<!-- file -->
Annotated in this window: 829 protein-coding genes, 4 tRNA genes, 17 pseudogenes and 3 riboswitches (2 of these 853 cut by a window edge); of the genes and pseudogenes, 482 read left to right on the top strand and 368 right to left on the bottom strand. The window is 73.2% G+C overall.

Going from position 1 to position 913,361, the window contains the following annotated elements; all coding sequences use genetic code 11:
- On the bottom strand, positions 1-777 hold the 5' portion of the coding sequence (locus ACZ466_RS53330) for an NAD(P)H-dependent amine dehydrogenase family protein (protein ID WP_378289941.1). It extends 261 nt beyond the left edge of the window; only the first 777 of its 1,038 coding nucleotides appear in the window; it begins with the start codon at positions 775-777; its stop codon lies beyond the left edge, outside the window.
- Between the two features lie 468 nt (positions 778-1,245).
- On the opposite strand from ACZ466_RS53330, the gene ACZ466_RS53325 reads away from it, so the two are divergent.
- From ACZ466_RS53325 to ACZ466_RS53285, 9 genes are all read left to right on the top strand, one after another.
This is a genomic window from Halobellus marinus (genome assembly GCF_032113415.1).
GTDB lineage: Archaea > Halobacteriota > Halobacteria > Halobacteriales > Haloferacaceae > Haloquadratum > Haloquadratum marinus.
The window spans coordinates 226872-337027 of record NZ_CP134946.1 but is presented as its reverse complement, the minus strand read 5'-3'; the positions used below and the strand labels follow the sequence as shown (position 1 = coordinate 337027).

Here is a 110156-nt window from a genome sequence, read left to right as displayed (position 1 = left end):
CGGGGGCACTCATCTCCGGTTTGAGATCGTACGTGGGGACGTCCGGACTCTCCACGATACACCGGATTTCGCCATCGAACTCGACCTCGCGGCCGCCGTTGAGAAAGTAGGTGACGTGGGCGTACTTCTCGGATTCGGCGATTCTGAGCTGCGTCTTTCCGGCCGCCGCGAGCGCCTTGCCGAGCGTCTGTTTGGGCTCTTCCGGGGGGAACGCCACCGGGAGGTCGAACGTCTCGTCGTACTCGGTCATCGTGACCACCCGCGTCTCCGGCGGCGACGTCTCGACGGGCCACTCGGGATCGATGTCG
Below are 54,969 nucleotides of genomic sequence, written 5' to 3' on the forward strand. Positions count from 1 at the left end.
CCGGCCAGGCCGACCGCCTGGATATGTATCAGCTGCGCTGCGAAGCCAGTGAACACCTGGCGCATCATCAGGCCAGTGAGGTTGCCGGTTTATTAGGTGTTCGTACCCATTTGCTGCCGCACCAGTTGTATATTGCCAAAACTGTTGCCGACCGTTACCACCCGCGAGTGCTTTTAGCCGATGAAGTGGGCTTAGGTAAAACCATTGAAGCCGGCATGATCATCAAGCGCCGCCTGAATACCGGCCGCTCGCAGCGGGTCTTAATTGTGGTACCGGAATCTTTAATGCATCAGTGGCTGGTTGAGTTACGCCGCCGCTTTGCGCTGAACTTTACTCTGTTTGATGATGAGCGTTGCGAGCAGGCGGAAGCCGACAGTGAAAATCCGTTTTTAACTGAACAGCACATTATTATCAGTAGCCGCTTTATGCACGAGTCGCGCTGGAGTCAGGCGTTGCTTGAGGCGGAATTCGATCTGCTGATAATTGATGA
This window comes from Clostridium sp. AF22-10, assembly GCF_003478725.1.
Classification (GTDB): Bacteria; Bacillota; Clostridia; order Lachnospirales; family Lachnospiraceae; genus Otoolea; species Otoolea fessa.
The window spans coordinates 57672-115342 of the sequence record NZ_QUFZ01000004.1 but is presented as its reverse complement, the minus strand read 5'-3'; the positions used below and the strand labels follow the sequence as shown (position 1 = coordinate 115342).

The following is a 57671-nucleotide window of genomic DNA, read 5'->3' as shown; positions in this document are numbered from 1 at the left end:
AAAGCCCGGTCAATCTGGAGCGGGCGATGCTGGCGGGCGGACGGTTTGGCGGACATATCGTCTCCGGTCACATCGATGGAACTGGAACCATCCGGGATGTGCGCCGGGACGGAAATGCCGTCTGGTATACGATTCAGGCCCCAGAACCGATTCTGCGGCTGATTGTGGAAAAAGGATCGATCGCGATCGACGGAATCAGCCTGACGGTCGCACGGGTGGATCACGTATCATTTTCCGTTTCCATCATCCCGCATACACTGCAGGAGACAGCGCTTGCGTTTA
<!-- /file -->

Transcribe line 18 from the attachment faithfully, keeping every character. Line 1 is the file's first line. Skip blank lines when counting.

AAAGCCCGGTCAATCTGGAGCGGGCGATGCTGGCGGGCGGACGGTTTGGCGGACATATCGTCTCCGGTCACATCGATGGAACTGGAACCATCCGGGATGTGCGCCGGGACGGAAATGCCGTCTGGTATACGATTCAGGCCCCAGAACCGATTCTGCGGCTGATTGTGGAAAAAGGATCGATCGCGATCGACGGAATCAGCCTGACGGTCGCACGGGTGGATCACGTATCATTTTCCGTTTCCATCATCCCGCATACACTGCAGGAGACAGCGCTTGCGTTTA